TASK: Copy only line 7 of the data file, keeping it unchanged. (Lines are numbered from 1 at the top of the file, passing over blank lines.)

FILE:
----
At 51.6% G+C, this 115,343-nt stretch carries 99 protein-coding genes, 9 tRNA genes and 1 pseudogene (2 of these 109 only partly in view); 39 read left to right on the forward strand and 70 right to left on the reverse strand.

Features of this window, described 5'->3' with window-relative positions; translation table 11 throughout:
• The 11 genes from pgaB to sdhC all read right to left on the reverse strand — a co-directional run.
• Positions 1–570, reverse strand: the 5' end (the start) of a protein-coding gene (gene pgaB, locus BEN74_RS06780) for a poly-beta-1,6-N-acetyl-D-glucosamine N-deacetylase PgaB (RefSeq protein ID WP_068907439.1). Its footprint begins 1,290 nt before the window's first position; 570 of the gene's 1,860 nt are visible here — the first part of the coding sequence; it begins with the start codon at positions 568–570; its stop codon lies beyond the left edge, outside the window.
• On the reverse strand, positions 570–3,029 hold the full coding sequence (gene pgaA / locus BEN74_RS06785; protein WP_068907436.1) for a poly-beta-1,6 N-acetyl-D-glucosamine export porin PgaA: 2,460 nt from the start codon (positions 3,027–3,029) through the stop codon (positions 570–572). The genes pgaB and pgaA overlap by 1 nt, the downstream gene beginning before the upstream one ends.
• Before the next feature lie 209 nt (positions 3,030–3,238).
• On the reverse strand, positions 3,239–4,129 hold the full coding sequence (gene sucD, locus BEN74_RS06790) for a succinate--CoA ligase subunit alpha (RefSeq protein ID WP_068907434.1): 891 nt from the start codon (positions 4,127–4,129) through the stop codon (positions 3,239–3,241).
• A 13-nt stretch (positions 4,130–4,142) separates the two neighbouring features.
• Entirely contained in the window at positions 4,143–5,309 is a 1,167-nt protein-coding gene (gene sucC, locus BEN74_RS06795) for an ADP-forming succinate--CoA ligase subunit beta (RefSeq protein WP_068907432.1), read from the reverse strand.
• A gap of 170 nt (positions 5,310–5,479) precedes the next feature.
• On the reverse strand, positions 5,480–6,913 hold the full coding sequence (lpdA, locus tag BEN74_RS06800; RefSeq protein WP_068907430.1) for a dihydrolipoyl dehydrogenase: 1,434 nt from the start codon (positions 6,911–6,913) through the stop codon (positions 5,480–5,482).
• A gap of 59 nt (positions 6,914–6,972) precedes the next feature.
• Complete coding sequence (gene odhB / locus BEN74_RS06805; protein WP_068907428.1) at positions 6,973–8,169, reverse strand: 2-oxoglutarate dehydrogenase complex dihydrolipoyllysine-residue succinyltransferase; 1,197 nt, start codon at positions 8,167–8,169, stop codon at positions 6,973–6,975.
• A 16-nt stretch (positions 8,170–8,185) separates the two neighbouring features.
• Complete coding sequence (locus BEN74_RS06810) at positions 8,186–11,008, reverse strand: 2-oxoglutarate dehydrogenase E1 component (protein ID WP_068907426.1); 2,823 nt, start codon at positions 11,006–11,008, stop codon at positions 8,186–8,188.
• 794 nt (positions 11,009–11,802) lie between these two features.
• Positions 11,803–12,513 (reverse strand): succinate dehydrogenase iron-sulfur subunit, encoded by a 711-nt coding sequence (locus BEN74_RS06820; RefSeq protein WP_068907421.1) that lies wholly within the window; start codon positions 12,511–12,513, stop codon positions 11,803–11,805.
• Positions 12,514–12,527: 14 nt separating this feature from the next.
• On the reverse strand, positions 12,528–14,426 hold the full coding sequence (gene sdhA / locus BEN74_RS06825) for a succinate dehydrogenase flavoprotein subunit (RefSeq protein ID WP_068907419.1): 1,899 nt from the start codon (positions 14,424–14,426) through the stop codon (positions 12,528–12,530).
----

• On the reverse strand, positions 3,239–4,129 hold the full coding sequence (gene sucD, locus BEN74_RS06790) for a succinate--CoA ligase subunit alpha (RefSeq protein ID WP_068907434.1): 891 nt from the start codon (positions 4,127–4,129) through the stop codon (positions 3,239–3,241).